Quick hack CSV review tool

Tuesday 4 December 2018

Let’s say you are running a conference, and let’s say your Call for Proposals is open, and is saving people’s talk ideas into a spreadsheet.

I am in this situation. Reviewing those proposals is a pain, because there are large paragraphs of text, and spreadsheets are a terrible way to read them. I did the typical software engineer thing: I spent an hour writing a tool to make reading them easier.

The result is csv_review.py. It’s a terminal program that reads a CSV file (the exported proposals). It displays a row at a time on the screen, wrapping text as needed. It has commands for moving around the rows. It collects comments into a second CSV file. That’s it.

There are probably already better ways to do this. Everyone knows that to get answers from the internet, you don’t ask questions, instead you present wrong answers. More people will correct you than will help you. So this tool is my wrong answer to how to review CFP proposals. Correct me!


Jonah Bishop 1:18 PM on 4 Dec 2018

Any time I see "spreadsheet" in a case like this (and I see it weekly at my workplace), I think to myself "Why not use a database?" Spreadsheets, in my tiny opinion, are almost always the wrong answer to any problem.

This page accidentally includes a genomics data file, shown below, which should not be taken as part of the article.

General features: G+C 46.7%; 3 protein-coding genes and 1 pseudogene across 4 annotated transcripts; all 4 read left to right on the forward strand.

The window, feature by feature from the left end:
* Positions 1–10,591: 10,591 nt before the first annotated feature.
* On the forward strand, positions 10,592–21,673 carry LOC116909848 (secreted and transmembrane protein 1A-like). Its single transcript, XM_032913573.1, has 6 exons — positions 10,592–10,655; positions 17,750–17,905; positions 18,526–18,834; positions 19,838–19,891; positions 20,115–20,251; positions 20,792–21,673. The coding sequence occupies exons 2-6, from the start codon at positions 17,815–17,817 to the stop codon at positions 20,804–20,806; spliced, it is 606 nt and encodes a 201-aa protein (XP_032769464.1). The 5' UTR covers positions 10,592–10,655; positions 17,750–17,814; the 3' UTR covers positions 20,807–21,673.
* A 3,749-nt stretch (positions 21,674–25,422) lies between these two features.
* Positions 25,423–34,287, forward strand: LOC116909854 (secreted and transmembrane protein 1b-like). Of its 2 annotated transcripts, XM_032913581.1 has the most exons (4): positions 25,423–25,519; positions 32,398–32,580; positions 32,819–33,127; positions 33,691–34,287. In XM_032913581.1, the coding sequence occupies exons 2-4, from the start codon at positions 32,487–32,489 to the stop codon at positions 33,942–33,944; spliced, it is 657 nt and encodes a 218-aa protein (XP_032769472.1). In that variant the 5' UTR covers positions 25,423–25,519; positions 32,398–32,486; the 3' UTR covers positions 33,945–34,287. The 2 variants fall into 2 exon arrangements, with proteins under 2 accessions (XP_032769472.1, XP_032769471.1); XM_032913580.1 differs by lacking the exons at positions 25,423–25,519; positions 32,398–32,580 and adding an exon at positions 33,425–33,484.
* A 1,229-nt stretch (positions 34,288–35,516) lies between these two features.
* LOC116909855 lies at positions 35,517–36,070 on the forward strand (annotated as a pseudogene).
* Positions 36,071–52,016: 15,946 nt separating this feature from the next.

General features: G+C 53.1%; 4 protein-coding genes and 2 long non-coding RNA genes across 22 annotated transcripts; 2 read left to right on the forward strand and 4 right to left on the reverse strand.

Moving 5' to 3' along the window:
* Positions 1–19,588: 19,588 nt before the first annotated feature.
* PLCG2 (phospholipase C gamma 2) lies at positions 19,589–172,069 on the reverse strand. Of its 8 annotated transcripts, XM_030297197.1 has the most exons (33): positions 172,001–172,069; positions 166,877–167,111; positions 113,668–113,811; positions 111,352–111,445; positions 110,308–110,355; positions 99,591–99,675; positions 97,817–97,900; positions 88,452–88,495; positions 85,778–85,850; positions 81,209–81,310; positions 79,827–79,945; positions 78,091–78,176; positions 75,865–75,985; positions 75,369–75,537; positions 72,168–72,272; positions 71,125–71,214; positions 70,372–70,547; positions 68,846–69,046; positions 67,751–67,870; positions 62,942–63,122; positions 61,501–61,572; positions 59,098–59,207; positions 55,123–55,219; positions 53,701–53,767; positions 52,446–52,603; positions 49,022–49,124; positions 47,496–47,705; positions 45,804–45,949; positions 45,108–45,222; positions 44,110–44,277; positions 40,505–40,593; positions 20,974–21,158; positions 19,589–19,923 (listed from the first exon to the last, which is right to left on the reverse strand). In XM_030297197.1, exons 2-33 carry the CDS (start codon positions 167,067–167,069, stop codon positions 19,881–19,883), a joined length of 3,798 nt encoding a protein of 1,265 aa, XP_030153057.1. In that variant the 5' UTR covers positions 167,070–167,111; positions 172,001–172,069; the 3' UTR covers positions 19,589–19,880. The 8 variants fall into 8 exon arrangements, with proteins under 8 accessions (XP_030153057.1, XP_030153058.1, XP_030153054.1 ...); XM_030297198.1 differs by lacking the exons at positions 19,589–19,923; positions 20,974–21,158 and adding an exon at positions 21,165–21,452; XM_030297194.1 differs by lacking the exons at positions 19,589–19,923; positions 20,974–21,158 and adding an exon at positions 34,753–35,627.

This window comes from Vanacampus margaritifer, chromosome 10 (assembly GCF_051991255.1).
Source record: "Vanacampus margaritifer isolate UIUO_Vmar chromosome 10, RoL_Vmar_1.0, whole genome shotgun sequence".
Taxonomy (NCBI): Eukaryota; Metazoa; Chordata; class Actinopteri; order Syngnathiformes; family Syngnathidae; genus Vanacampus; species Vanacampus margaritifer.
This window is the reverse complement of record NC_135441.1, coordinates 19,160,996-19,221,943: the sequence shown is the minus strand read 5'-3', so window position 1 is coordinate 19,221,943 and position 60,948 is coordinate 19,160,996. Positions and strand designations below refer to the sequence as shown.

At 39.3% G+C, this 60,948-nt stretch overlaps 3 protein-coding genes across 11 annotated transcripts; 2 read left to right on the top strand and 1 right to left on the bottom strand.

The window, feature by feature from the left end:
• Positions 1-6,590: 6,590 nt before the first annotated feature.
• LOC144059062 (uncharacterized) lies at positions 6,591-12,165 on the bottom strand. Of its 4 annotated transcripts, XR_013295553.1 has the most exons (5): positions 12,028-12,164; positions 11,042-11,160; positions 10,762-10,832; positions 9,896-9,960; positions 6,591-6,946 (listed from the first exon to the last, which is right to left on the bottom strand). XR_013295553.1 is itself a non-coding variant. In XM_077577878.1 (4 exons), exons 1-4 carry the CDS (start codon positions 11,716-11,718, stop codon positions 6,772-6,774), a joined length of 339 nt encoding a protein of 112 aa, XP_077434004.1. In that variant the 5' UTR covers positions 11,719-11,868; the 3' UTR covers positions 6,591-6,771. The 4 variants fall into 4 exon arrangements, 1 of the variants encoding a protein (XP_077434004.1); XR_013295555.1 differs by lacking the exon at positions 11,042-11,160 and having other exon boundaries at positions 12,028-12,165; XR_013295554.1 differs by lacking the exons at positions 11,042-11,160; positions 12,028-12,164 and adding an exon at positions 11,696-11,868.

If you're running the conference, presumably you're in control of the website (though I could imagine that not being the case). Proposals should simply be stored in a database table that you then could step through with ease.

Ben DeLillo 5:09 PM on 4 Dec 2018

Going from what @Jonah Bishop said, MySQL supports CSV directly. Just create a table in the CSV storage engine and replace the empty file it creates with your one with your data https://dev.mysql.com/doc/refman/8.0/en/csv-storage-engine.html

Ned Batchelder 5:56 PM on 4 Dec 2018

I appreciate the thoughts, but a database doesn't solve the problem I have: how to read multi-paragraph submissions. And it introduces a new problem, which is, how do people get their proposals into the database? Right now we have a Google form that populates the spreadsheet.

Victor 12:50 AM on 5 Dec 2018

Are there example files available we can use to play around

Victor 4:56 PM on 6 Dec 2018

Never mind, Initially i thought the csv file needed to have a special schema for this to work.

Nicholas Chammas 7:21 PM on 9 Dec 2018

Doesn't Google Forms offer multiple views of submissions? One is the spreadsheet view, but another is the individual responses view, where you can see the full responses roughly as they looked like when they were submitted to the form, individual by individual. So paragraph breaks are preserved, and the responses should be easy to read.

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